My preferred deck for Tarot use is “The Tarot of Jane Austen” by Diane Wilkes (2006). Based on the novels of Jane Austen, this deck depicts her understanding of human society. Each card gives her advice for that human situation.
The deck includes scenes from her lesser known works –“Lady Susan”, “Mansfield Park”, and “Northanger Abby”, as well as popular ones such as “Pride and Prejudice”. The minors are divided into Candlesticks (Fire), Coins (Pentacles), Quills (Swords), and Teacups (Water). The Aces set the theme for each suit. Unlike the other cards, the Aces are the novels themselves – “Pride and Prejudice” for Candlesticks, “Sense and Sensibility” for Coins, “Persuasion” for Quills, and “Emma” for Teacups. Each of these novels conveys the elements of each suit.
I use this deck for personal use since it mines the richness of the books for the Tarot. For me, The Tarot of Jane Austen is perfect for meditation. While pondering a particular situation depicted with the cards or in a spread, I often ask myself, “What would Jane do?”
However, this deck is not really for divination. In fact, the suggested spreads in the accompanying book focus on relationships and self-actualization. Moreover, the cards as drawn do not lend themselves to prediction.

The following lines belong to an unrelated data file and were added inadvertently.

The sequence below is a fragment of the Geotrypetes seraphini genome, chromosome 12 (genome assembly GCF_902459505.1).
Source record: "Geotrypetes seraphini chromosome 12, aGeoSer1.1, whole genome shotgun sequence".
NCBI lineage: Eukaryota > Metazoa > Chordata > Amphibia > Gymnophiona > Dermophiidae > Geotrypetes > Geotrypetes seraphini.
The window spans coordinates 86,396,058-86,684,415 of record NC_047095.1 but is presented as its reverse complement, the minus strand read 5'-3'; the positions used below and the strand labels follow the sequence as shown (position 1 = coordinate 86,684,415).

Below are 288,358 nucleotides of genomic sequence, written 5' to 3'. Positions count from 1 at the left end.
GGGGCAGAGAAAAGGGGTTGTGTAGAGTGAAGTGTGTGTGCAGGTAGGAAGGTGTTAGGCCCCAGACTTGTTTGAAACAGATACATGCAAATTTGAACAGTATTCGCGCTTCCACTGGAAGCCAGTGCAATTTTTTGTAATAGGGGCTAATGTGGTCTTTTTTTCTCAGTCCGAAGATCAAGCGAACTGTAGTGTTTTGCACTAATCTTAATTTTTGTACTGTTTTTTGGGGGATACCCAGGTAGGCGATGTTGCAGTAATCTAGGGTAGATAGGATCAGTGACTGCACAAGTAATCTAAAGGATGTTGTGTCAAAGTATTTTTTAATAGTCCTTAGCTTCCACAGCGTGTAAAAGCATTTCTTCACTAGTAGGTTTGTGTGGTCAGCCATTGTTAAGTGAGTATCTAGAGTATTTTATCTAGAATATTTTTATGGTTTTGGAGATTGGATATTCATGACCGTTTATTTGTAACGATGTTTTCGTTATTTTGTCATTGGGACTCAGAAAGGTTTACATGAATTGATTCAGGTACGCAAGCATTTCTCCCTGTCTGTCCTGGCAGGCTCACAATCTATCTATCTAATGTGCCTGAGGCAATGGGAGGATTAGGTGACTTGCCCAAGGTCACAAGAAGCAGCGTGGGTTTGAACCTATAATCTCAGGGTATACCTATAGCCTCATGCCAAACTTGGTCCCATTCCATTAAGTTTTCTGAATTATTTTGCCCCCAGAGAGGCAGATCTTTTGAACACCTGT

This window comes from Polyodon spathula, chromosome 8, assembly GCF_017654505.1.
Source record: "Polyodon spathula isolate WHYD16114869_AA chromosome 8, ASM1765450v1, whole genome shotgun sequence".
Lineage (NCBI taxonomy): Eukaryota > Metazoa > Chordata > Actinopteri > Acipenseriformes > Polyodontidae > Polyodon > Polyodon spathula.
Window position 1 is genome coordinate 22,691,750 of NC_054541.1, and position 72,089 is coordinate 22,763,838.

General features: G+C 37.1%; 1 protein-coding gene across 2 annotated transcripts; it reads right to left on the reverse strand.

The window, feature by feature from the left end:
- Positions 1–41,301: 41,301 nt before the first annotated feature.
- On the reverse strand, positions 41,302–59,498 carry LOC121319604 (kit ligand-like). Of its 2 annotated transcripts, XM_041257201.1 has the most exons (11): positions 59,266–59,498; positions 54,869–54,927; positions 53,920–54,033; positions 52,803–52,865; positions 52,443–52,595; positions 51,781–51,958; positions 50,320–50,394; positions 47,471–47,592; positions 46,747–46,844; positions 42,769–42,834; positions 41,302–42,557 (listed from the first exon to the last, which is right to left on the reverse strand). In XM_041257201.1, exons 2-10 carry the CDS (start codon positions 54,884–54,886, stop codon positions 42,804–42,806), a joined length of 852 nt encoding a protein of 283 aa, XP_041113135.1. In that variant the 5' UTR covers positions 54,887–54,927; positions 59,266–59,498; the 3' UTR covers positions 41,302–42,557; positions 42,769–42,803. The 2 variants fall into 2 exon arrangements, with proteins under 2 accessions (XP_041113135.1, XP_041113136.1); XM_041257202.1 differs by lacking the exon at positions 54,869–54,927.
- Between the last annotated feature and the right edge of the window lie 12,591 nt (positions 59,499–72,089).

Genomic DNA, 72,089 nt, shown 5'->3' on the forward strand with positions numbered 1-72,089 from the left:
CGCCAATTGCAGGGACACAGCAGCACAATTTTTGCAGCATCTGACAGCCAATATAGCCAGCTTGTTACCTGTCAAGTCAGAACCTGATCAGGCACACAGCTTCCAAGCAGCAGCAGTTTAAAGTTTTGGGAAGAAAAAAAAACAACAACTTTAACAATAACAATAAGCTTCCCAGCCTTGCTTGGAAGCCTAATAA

As for public use, this deck would be useful in exploring romantic relationships or for general questions about situations. However, the reader would probably have to explain certain cards to the querent. The majority of the cards do depict scenes from “Emma” and “Pride and Prejudice”. However many people are more familiar with the film adaptations, which usually leave out some aspects of the novels.
For example, certain card combinations take on additional meanings in a spread. The Lord of Quills (King of Swords) depicts Fitzwilliam Darcy of “Pride and Prejudice”. Meanwhile, the Lady of Candlesticks (Queen of Wands) is Elizabeth Bennett from the same novel. When these two appear in a spread together, it takes on additional meaning because these characters eventually become husband and wife.
“The Tarot of Jane Austen” is good for problem solving and for meditation. The writings of Jane Austen add to the basic meanings of the Tarot cards. However, the main focus of this deck is self-actualization. Because of this, the deck is not suited for divination. Moreover, a deep knowledge of Austen’s novels is needed to understanding the cards. Therefore the deck is suited more for private use.